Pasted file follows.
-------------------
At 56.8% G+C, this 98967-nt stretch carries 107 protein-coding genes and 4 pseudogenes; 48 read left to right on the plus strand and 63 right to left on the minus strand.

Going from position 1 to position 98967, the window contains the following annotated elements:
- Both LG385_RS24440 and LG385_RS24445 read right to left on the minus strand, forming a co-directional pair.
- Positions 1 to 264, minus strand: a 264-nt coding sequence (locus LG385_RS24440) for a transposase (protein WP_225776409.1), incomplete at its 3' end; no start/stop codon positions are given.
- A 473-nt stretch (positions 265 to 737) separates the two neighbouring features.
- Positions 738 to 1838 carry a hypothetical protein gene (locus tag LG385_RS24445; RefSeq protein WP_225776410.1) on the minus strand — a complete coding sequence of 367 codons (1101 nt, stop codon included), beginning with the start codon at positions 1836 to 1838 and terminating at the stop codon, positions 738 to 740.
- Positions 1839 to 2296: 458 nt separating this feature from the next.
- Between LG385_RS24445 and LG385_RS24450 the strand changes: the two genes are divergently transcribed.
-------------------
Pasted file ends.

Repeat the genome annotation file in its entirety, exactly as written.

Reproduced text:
At 56.8% G+C, this 98967-nt stretch carries 107 protein-coding genes and 4 pseudogenes; 48 read left to right on the plus strand and 63 right to left on the minus strand.

Going from position 1 to position 98967, the window contains the following annotated elements:
- Both LG385_RS24440 and LG385_RS24445 read right to left on the minus strand, forming a co-directional pair.
- Positions 1 to 264, minus strand: a 264-nt coding sequence (locus LG385_RS24440) for a transposase (protein WP_225776409.1), incomplete at its 3' end; no start/stop codon positions are given.
- A 473-nt stretch (positions 265 to 737) separates the two neighbouring features.
- Positions 738 to 1838 carry a hypothetical protein gene (locus tag LG385_RS24445; RefSeq protein WP_225776410.1) on the minus strand — a complete coding sequence of 367 codons (1101 nt, stop codon included), beginning with the start codon at positions 1836 to 1838 and terminating at the stop codon, positions 738 to 740.
- Positions 1839 to 2296: 458 nt separating this feature from the next.
- Between LG385_RS24445 and LG385_RS24450 the strand changes: the two genes are divergently transcribed.